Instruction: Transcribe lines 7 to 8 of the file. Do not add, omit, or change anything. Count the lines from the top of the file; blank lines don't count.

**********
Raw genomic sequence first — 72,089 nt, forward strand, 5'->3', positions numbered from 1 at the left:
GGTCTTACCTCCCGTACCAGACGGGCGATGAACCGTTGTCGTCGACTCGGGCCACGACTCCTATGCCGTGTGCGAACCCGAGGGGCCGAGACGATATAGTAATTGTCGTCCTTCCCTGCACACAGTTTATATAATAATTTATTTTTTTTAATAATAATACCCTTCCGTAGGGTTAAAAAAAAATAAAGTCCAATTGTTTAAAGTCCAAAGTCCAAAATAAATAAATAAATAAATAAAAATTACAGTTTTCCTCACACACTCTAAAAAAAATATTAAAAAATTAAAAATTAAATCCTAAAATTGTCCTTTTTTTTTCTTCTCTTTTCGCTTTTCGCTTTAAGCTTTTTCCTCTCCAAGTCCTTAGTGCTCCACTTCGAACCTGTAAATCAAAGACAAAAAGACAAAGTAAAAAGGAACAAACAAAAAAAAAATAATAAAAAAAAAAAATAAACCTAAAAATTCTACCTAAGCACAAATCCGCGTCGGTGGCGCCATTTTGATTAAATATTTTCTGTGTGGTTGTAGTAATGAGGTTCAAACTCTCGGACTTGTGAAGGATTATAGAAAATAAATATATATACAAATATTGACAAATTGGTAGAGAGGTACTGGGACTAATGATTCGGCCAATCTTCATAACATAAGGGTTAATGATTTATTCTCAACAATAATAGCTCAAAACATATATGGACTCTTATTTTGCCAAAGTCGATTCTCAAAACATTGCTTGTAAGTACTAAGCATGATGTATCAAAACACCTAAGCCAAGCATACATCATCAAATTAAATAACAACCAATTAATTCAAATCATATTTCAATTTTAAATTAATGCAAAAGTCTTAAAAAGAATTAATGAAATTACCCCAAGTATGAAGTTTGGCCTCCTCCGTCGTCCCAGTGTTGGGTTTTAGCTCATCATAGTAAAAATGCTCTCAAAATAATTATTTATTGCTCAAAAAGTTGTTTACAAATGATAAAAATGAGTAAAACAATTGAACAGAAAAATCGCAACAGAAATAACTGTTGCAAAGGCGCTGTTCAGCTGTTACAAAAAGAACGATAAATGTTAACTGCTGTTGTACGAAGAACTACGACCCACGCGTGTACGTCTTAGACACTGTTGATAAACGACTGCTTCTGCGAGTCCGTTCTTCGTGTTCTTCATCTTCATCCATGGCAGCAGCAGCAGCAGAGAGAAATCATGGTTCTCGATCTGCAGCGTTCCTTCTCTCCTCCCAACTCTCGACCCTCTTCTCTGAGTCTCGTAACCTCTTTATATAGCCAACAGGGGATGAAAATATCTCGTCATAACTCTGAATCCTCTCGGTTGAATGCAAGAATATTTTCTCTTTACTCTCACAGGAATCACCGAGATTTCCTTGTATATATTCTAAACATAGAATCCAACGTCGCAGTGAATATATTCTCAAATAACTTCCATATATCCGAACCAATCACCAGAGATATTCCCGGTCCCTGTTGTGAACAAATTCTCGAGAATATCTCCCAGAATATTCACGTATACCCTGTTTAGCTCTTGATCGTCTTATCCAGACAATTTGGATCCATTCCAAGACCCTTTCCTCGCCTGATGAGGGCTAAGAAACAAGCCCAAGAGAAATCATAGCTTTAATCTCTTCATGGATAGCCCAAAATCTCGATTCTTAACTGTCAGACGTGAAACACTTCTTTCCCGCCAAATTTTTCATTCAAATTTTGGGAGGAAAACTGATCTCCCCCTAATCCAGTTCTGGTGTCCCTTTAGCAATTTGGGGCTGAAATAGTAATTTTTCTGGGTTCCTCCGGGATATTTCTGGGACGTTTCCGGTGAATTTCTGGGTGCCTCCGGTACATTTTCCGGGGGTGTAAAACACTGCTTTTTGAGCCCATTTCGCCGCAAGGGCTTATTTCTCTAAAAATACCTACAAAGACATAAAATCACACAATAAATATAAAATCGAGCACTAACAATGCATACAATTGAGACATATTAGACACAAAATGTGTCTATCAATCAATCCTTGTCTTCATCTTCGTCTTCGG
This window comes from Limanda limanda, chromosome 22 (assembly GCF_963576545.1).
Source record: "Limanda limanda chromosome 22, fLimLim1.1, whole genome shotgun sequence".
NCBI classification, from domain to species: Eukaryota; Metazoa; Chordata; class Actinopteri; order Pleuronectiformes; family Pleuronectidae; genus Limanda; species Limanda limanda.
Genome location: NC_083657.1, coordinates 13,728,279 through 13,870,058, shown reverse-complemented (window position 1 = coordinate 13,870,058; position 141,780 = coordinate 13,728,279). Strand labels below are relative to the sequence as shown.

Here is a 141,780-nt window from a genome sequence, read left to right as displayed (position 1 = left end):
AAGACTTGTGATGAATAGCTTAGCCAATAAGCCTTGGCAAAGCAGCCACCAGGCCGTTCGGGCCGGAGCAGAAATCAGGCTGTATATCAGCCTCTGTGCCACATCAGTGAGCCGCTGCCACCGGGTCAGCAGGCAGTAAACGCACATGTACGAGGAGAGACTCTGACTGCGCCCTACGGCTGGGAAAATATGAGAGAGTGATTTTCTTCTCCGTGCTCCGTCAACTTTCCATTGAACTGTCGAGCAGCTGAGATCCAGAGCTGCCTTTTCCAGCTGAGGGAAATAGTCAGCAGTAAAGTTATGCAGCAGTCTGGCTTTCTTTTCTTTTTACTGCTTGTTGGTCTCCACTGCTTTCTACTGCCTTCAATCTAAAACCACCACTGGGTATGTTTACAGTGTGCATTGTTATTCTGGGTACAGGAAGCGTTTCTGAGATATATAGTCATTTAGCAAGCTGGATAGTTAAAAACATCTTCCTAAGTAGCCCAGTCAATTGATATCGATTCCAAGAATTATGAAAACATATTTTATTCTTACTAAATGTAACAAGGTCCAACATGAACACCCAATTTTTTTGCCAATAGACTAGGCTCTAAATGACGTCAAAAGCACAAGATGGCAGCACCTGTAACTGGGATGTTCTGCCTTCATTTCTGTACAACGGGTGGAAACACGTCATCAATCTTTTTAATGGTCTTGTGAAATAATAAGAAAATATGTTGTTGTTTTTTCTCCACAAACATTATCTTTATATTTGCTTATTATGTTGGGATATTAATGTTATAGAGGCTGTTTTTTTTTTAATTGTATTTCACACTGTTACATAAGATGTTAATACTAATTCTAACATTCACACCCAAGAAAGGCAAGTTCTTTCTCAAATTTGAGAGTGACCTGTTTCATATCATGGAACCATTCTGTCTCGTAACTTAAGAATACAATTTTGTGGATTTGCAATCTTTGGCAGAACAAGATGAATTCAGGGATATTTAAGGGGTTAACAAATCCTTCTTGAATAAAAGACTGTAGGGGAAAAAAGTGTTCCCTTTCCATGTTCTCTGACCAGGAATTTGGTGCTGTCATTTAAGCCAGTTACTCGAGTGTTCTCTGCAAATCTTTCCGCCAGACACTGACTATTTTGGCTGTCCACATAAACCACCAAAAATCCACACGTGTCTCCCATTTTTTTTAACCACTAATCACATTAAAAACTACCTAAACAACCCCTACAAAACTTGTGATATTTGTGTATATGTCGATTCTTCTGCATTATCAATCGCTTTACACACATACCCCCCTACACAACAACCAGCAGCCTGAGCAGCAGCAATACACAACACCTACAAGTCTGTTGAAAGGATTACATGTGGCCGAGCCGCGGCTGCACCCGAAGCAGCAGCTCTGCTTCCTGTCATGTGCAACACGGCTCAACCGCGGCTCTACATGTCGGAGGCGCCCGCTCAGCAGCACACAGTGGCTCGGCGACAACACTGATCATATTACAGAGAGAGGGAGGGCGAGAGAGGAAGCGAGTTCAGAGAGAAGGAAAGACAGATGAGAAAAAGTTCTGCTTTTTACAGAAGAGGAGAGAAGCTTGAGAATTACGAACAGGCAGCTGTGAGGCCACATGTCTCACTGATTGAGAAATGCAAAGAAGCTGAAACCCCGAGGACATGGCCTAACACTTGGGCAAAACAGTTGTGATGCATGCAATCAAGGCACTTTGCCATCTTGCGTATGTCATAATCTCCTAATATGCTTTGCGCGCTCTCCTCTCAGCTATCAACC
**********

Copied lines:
Here is a 141,780-nt window from a genome sequence, read left to right as displayed (position 1 = left end):
AAGACTTGTGATGAATAGCTTAGCCAATAAGCCTTGGCAAAGCAGCCACCAGGCCGTTCGGGCCGGAGCAGAAATCAGGCTGTATATCAGCCTCTGTGCCACATCAGTGAGCCGCTGCCACCGGGTCAGCAGGCAGTAAACGCACATGTACGAGGAGAGACTCTGACTGCGCCCTACGGCTGGGAAAATATGAGAGAGTGATTTTCTTCTCCGTGCTCCGTCAACTTTCCATTGAACTGTCGAGCAGCTGAGATCCAGAGCTGCCTTTTCCAGCTGAGGGAAATAGTCAGCAGTAAAGTTATGCAGCAGTCTGGCTTTCTTTTCTTTTTACTGCTTGTTGGTCTCCACTGCTTTCTACTGCCTTCAATCTAAAACCACCACTGGGTATGTTTACAGTGTGCATTGTTATTCTGGGTACAGGAAGCGTTTCTGAGATATATAGTCATTTAGCAAGCTGGATAGTTAAAAACATCTTCCTAAGTAGCCCAGTCAATTGATATCGATTCCAAGAATTATGAAAACATATTTTATTCTTACTAAATGTAACAAGGTCCAACATGAACACCCAATTTTTTTGCCAATAGACTAGGCTCTAAATGACGTCAAAAGCACAAGATGGCAGCACCTGTAACTGGGATGTTCTGCCTTCATTTCTGTACAACGGGTGGAAACACGTCATCAATCTTTTTAATGGTCTTGTGAAATAATAAGAAAATATGTTGTTGTTTTTTCTCCACAAACATTATCTTTATATTTGCTTATTATGTTGGGATATTAATGTTATAGAGGCTGTTTTTTTTTTAATTGTATTTCACACTGTTACATAAGATGTTAATACTAATTCTAACATTCACACCCAAGAAAGGCAAGTTCTTTCTCAAATTTGAGAGTGACCTGTTTCATATCATGGAACCATTCTGTCTCGTAACTTAAGAATACAATTTTGTGGATTTGCAATCTTTGGCAGAACAAGATGAATTCAGGGATATTTAAGGGGTTAACAAATCCTTCTTGAATAAAAGACTGTAGGGGAAAAAAGTGTTCCCTTTCCATGTTCTCTGACCAGGAATTTGGTGCTGTCATTTAAGCCAGTTACTCGAGTGTTCTCTGCAAATCTTTCCGCCAGACACTGACTATTTTGGCTGTCCACATAAACCACCAAAAATCCACACGTGTCTCCCATTTTTTTTAACCACTAATCACATTAAAAACTACCTAAACAACCCCTACAAAACTTGTGATATTTGTGTATATGTCGATTCTTCTGCATTATCAATCGCTTTACACACATACCCCCCTACACAACAACCAGCAGCCTGAGCAGCAGCAATACACAACACCTACAAGTCTGTTGAAAGGATTACATGTGGCCGAGCCGCGGCTGCACCCGAAGCAGCAGCTCTGCTTCCTGTCATGTGCAACACGGCTCAACCGCGGCTCTACATGTCGGAGGCGCCCGCTCAGCAGCACACAGTGGCTCGGCGACAACACTGATCATATTACAGAGAGAGGGAGGGCGAGAGAGGAAGCGAGTTCAGAGAGAAGGAAAGACAGATGAGAAAAAGTTCTGCTTTTTACAGAAGAGGAGAGAAGCTTGAGAATTACGAACAGGCAGCTGTGAGGCCACATGTCTCACTGATTGAGAAATGCAAAGAAGCTGAAACCCCGAGGACATGGCCTAACACTTGGGCAAAACAGTTGTGATGCATGCAATCAAGGCACTTTGCCATCTTGCGTATGTCATAATCTCCTAATATGCTTTGCGCGCTCTCCTCTCAGCTATCAACC